I used to be a soda jerk at Renfro’s Drugs on 35th Street. It was next door to Lou Sweet’s A&P. My parents knew someone who worked for the company. This friend was an accountant, I believe, and he and his family lived on the second floor of the store on South Congress across from Fulmore Junior High School. I made hamburgers and sandwiches, and mixed a variety of drinks. For fountain drinks such as Coca Cola and Dr Pepper, we would squirt in a concentrated syrup and then add carbonated water. We also made malts, shakes, and floats. The only flavors for malts back then were chocolate, vanilla or strawberry. One day when I wasn't too busy, I created a new drink that became my all time favorite: a Dr Pepper malt.

Our malts were made with only the best ice cream. Milk was added to give it the right consistency. For my new invention I replaced the milk with cream. There were probably tons of calories in that drink, but no one thought about that back then. Mmm.

I'd forgotten about that time in my life until recently. Celeste and I had a long weekend away in a B&B in Glen Rose, Texas. We were close to Dublin, and everyone knows that's where you get real Dr Pepper. See They use Imperial pure cane sugar instead of the high fructose stuff you usually get. I learned Dublin Dr Pepper is actually bottled in Temple, but it was fun visiting the combination museum and old time fountain. I told the man behind the fountain about the Dr Pepper malt I had invented, and he said they make them all the time. I ordered one and the memories poured in. I was a teenager again. I savored that drink and thought of Austin the way it was in the fifties.

While writing Where Love Once Lived, the older version of Austin popped into my head often. I didn't ignore the new Austin which I've learned to love, but I'm reminded of a happy time in my life. Have you found ways to visit your childhood? I'd like to hear about it.

Monday, November 14, 2011

COTT: Meet Julie Arduini and Renee Chaw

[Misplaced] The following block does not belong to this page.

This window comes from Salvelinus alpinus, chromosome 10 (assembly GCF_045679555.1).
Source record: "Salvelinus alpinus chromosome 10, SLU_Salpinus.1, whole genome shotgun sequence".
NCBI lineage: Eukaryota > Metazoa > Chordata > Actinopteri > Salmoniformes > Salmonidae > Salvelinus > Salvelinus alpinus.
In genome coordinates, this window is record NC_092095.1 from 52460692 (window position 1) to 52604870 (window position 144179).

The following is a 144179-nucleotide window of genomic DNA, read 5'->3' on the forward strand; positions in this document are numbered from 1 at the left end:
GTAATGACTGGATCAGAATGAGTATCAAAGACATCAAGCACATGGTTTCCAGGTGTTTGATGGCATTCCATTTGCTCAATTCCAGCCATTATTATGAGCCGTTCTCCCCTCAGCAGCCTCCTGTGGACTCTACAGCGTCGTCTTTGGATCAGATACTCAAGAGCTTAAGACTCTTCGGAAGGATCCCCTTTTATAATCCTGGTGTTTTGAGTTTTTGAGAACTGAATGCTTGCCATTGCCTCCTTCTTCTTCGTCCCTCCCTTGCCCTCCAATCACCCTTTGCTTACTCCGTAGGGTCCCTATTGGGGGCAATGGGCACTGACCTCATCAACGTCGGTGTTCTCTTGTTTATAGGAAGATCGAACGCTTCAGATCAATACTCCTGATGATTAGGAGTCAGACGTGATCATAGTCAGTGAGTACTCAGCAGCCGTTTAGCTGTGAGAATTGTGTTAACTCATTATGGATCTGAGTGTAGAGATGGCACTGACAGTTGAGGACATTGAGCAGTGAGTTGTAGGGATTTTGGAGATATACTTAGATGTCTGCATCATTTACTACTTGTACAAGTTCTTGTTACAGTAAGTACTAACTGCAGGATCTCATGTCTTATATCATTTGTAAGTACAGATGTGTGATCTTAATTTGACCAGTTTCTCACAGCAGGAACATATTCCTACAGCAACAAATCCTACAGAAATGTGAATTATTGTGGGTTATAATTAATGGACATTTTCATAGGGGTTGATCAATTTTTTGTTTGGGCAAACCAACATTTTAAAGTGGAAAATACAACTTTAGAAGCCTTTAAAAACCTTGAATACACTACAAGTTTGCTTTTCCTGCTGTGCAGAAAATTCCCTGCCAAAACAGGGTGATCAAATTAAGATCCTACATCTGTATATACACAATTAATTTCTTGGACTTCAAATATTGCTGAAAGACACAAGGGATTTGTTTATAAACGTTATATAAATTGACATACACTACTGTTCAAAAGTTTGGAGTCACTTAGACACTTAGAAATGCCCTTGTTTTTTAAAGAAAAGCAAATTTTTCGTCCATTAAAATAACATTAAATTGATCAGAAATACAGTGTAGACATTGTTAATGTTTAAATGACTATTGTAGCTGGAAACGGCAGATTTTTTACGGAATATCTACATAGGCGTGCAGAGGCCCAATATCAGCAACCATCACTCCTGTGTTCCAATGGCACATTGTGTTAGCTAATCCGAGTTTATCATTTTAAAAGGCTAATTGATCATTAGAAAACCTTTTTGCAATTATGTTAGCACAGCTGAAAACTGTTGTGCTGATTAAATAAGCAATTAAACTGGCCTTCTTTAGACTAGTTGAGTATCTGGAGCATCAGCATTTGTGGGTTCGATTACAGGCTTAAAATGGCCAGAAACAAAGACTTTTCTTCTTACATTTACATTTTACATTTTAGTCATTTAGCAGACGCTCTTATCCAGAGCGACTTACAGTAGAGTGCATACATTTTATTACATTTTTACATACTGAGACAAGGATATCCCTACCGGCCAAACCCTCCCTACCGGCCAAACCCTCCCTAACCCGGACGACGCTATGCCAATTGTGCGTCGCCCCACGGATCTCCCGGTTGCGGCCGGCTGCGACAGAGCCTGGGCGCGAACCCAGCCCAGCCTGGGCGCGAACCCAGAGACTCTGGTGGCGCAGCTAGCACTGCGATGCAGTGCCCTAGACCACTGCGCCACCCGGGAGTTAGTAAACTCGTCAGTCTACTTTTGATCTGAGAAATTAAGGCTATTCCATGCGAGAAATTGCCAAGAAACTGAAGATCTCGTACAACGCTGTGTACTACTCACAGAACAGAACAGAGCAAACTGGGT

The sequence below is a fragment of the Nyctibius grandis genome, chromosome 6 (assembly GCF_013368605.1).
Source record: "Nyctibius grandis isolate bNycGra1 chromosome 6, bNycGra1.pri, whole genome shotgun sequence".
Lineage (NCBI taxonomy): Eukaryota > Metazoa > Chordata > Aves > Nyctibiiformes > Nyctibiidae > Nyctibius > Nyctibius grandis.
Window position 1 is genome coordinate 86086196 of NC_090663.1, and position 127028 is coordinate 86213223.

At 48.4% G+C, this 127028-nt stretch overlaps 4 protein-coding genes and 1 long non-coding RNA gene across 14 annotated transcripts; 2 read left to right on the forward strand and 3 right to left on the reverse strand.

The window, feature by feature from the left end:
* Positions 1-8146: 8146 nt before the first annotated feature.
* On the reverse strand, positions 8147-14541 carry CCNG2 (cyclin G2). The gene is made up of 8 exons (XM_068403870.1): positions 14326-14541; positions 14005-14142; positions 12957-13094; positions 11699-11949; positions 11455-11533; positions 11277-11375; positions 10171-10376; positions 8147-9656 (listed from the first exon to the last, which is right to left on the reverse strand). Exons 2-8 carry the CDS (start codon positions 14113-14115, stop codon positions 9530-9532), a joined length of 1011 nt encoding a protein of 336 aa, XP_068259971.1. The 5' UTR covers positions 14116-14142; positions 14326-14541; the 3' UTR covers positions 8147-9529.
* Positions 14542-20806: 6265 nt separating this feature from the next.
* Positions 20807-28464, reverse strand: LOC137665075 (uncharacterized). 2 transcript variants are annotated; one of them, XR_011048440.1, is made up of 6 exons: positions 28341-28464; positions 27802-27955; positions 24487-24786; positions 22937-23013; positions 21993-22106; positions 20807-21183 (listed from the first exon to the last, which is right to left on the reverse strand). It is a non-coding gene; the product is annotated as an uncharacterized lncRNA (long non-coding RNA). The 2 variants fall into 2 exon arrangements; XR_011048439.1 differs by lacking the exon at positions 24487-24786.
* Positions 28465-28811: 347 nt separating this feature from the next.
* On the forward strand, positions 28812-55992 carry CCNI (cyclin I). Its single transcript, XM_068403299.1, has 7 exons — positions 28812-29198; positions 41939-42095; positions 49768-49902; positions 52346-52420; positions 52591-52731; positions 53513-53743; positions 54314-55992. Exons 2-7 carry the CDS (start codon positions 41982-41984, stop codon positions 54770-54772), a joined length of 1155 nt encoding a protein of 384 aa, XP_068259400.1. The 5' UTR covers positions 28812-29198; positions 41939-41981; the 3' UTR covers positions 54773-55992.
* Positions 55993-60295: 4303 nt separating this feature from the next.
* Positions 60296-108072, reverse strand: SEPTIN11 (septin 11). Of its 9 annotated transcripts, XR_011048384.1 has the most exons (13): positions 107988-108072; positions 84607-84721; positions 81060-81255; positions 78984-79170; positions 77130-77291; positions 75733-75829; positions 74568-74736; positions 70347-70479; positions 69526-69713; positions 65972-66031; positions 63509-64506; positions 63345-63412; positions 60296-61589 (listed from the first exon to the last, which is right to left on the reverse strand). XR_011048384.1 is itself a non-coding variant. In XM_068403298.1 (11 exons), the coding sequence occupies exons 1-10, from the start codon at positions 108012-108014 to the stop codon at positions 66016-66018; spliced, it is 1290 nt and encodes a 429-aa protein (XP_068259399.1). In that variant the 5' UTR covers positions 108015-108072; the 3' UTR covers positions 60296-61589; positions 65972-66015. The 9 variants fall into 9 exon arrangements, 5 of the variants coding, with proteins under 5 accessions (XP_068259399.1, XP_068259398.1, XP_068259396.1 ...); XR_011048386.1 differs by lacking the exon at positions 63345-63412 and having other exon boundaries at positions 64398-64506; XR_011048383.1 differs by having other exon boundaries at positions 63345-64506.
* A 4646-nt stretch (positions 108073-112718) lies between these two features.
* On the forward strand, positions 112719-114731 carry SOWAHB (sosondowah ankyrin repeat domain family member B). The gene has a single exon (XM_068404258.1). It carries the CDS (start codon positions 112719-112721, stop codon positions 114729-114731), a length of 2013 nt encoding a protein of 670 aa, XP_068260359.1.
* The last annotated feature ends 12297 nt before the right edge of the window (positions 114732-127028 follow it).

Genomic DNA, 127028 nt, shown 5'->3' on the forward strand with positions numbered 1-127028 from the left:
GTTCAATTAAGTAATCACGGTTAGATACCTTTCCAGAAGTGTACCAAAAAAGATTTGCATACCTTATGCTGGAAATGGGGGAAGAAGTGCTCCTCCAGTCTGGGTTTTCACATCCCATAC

*guest post by Michelle Massaro
Today it is my pleasure to shine the spotlight on two more amazing women who are both members of the COTT Blog Alliance.
Julie Arduini was born on Good Friday with tornado warnings. A description that she says could not be more accurate!
She lives in NE Ohio with her husband and two children. She's also a step-mom to two adult children who live in out of state. Her writing is featured in ten books (learn more on her site!) She also blogs monthly for the marriage counter at the Internet Café. She loves serving in children’s and women’s ministries through her local church and Mothers of Preschoolers (MOPS) chapter.
Julie says: "I love my strong coffee, lilacs, NCIS, and Beth Moore Bible studies (not in that order!)"
Her site has been up since December 31, 2006 and was her first act of surrendering fear of what others would think about her. That fear had kept her from doing what she loved since childhood but her baby step into blogging quickly led to many other writing opportunities—a true testament to listening to the whisperings of the Lord.
Julie's warm, transparent personality is woven throughout her blog posts. "I’m not a scholar, just a wife and mom trying to help anyone willing to read know that Jesus is close and intimate with arms open to receive, not turn away." Her focus is to encourage readers, mostly adult women, to find "freedom through surrender."
An avid reader, Julie provides book ideas on her site based on what she's reading. On Sundays you can take a peek at her amateur nature pictures with a few thoughts about God’s love. She posts 5-7 days per week so there's always something new! If you're looking for a blog-hostess gift, I hear she really really loves chocolate!
Surrendering the good, the bad, and---maybe one day---the chocolate
Say hello to Renee Chaw (and her 3 year old dog, Coco.) Renee's blog features reviews of Christian fiction, romance and young adult fiction as well as posts about some of her favorite movies, TV shows, and Steelers football. Woot!
Black 'n Gold Girl's Book Spot is a fun place to gather. Renee is always looking for a way to make you chuckle or at least inform you about some great books and movies. She also sometimes posts about her other interests like vintage jewelry, TV, antiques, sports, pets etc. She always makes you feel welcome!
Another great reason to add her to your blog roll: she loves doing giveaways and hosting authors.
Renee says she's an avid reader of just about anything from the back of the cereal box to the back of a book. ^-^
"I love to blog. I've met so many great people through the blogging world and have had the opportunity to read so many wonderful books that I might not have otherwise had the chance to. I love being a member of FIRST Wild Card and this Blog Alliance, two other great groups that I wouldn't have had the chance to join if it wasn't for blogging. I'm loyal to the local sports teams, especially my Pittsburgh Steelers (LOVE those Black 'n Gold guys ;-)) and I'm a crazy car girl LOL! Take me to a car show over the mall any day of the week!"
She tries to post everyday but sometimes 'real life' limits her blogging to 3 times per week. If you want to bring her a blog-hostess gift, make sure you get a big box with holes in it. Renee loves big, furry dogs! =) Of course, it might be easier to just bring a treat for Coco.
Be sure to check out these two blogs and make a couple new friends!
* Michelle Massaro is Assistant Editor for Clash of the Titles. Find her on twitter @MLMassaro, and Facebook.

Friday, November 11, 2011

Is Editing Ever Finished?